Curran Dandurand provides insight into ‘burdensome’ US regulations for cosmetics industry
The US Senate Health, Education, Labor and Pensions Committee (HELP) held a hearing on the modernisation of the cosmetics and personal care industry on 22 September.
It is the first time since 1974 that this committee has held a hearing on cosmetics and personal care products despite the US spending $60bn on the consumer category a year.
Chaired by Senator Alexander, the committee heard from various figureheads including Senator Feinstein and Senator Collins who called for the session to be held, and CEO of male grooming brand Jack Black, Curran Dandurand.
Senators argued the case for the modernisation of FDA oversight of the industry, in line with changes proposed by Pete Sessions, author of the Safe Cosmetics Modernization Act.
The act calls for a national safety standard that ensures consumers receive safe, quality cosmetics and that states and local governments cease establishing or continuing in effect specified requirements relating to cosmetics.
It also seeks an amendment to the Federal Food, Drug, and Cosmetic Act that requires cosmetic manufacturers, packers and distributors to report to the FDA any serious and unexpected adverse events likely caused by a cosmetic.
Dandurand, who is a member of the Independent Cosmetic Manufacturers and Distributors association, spoke about the impact of differing state requirements on small business owners.
She explained that having to comply with potentially 50 different state requirements would be “burdensome” as small companies do not have the resources or manpower to meet the demand.
She said that many of the brands in the male grooming industry are major companies with plentiful resources. “For smaller companies like ours that don't have even a tiny fraction of these resources, the keys to growth are product innovation, product quality and being nimble and highly responsive to our customers,” she explained.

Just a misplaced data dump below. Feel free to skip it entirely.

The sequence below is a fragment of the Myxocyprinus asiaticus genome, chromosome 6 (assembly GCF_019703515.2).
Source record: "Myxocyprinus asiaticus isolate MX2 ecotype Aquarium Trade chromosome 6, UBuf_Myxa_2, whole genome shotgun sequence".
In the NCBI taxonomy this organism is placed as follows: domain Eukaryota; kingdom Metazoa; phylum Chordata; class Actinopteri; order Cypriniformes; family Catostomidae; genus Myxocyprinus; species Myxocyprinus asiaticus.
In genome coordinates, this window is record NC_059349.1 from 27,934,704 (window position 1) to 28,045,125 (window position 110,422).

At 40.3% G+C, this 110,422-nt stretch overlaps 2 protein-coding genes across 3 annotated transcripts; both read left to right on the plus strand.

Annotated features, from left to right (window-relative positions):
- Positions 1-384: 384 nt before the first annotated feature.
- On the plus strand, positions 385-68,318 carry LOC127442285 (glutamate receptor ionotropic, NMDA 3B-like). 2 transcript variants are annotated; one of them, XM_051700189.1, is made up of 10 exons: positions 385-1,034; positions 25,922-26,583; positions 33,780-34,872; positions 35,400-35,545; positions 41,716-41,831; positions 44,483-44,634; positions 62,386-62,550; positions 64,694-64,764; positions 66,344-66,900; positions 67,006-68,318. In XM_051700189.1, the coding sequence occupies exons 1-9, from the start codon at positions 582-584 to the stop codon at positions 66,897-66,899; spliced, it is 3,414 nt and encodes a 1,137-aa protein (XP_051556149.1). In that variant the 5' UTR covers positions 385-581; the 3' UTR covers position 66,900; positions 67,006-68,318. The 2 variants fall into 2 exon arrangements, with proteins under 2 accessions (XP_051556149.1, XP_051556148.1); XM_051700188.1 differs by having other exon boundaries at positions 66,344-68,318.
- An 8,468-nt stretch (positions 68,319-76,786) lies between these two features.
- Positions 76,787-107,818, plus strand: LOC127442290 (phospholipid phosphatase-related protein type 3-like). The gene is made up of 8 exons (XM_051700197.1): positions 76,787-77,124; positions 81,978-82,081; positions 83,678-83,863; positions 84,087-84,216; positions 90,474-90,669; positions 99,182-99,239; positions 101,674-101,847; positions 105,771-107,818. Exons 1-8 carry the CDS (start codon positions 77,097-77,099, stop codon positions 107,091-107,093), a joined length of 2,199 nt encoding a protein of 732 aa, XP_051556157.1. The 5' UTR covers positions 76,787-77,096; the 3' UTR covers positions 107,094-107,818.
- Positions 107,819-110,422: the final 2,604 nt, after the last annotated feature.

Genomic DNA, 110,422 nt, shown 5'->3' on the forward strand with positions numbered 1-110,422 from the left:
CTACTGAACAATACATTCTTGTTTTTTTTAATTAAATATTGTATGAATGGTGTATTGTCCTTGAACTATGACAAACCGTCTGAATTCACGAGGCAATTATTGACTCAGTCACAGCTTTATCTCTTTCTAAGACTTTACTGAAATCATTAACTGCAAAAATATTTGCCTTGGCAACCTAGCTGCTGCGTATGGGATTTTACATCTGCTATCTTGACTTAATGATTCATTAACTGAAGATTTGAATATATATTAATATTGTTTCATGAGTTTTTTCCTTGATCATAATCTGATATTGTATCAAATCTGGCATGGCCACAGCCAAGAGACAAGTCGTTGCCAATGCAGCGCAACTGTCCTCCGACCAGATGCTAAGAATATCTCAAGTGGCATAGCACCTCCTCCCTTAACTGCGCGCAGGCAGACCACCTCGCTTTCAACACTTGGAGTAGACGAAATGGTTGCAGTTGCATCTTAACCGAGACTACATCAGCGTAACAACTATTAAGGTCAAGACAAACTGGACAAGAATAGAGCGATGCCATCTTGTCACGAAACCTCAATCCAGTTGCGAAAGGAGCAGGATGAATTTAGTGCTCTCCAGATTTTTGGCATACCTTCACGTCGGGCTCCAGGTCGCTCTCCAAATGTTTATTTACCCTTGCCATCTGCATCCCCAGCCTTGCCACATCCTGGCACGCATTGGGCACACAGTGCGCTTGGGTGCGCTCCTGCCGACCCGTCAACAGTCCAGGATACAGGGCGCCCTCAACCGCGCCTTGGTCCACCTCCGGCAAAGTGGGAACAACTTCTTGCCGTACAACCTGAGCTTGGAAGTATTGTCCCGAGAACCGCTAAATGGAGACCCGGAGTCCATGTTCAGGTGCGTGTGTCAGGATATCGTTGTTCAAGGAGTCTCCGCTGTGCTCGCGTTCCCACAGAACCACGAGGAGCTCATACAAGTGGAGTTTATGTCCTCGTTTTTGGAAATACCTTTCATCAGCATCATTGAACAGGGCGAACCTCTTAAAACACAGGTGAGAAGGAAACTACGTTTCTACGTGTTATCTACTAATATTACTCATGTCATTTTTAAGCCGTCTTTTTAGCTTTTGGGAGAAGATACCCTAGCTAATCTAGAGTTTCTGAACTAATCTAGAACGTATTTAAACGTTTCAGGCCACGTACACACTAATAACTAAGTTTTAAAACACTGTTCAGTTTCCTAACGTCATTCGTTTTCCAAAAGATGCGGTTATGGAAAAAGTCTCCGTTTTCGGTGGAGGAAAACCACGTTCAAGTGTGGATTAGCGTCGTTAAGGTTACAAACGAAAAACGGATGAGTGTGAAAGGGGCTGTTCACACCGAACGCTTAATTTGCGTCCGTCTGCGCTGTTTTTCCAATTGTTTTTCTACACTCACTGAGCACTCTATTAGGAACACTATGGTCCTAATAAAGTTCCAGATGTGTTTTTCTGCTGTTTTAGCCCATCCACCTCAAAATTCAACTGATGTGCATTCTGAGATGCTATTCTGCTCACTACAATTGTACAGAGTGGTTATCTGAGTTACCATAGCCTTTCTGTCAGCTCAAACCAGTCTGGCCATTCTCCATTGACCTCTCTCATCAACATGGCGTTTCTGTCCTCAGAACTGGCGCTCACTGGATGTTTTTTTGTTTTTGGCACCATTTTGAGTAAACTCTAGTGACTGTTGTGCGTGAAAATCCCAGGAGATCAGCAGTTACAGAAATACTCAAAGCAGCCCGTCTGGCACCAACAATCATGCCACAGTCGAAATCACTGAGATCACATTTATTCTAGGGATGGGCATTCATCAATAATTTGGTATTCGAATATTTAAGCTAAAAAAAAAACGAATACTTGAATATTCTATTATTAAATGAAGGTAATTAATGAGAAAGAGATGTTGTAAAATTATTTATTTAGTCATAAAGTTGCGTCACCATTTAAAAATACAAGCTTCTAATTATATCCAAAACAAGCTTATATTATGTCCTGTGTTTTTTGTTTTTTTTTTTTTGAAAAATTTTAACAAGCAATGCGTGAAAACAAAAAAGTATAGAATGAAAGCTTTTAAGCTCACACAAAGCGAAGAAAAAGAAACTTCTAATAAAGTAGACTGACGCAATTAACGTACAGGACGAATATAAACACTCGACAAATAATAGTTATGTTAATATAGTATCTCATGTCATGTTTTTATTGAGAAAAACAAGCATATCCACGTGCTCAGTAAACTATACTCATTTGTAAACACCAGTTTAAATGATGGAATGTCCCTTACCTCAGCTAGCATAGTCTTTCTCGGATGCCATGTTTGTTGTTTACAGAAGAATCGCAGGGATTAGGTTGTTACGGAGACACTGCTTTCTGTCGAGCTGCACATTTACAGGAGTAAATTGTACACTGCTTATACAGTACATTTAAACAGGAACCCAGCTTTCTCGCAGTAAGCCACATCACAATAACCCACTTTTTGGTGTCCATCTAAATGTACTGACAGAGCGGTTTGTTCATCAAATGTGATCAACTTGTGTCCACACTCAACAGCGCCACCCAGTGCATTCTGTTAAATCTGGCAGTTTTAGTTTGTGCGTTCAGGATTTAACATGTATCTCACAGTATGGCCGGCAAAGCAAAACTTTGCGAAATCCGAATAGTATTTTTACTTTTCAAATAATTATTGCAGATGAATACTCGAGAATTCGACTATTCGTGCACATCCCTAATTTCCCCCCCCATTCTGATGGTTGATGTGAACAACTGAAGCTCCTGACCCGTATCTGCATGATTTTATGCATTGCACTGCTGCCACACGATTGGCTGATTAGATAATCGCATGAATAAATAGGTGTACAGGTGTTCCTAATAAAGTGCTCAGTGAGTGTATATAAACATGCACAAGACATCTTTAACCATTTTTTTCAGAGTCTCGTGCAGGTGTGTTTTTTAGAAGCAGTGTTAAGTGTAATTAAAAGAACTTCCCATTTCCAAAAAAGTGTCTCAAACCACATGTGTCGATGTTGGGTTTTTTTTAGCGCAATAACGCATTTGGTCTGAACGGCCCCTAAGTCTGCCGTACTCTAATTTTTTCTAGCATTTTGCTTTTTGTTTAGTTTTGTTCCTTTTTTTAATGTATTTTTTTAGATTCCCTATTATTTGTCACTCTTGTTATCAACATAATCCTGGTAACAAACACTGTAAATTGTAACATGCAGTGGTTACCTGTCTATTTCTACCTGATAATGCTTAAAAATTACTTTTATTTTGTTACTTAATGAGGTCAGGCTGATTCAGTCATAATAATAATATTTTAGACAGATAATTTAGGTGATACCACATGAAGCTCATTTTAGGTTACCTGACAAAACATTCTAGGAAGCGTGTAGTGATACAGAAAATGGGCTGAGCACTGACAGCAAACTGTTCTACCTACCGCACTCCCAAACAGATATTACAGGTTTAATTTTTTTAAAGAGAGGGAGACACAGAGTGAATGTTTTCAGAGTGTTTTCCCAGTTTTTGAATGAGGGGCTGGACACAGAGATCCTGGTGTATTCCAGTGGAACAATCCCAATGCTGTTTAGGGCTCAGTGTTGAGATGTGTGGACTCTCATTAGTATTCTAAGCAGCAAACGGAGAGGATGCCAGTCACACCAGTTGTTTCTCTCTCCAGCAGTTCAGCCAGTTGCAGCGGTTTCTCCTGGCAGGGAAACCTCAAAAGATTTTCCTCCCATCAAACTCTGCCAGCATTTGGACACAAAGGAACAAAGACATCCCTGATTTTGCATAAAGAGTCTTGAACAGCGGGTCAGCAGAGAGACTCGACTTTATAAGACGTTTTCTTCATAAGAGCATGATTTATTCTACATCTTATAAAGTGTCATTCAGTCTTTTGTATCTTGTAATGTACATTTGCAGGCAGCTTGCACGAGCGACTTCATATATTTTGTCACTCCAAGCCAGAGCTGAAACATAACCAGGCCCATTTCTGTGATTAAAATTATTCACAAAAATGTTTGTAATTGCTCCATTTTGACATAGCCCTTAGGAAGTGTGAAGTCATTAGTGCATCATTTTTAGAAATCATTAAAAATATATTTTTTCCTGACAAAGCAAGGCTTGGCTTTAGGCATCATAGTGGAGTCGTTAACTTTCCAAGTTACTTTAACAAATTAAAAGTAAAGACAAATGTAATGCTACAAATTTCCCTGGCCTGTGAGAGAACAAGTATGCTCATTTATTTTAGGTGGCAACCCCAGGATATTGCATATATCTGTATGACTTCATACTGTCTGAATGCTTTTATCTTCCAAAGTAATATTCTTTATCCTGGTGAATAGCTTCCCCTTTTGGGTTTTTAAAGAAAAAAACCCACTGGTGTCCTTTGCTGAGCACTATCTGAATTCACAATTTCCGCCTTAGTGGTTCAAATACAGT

Today, Jack Black is sold in all 50 states and in more than 30 international markets, but Dandurand believes the company might not have existed at all if state regulations were what they are today.
“Consequences for the small business owner would be disastrous: many would have to stop doing business in states where they could not afford to comply, others would go out of business altogether and still other businesses would never get started in the first place.
“If this had been the regulatory landscape 16 years ago when we started Jack Black we would have had a very difficult time getting out of the starting gate, much less becoming successful, and our company and product line would probably not exist today.”
Calling product safety “sacrosanct” at Jack Black, she concluded: “The science establishing ingredient safety should not change from state to state therefore it does not make sense to allow varying state regulations regarding cosmetic safety standards.”
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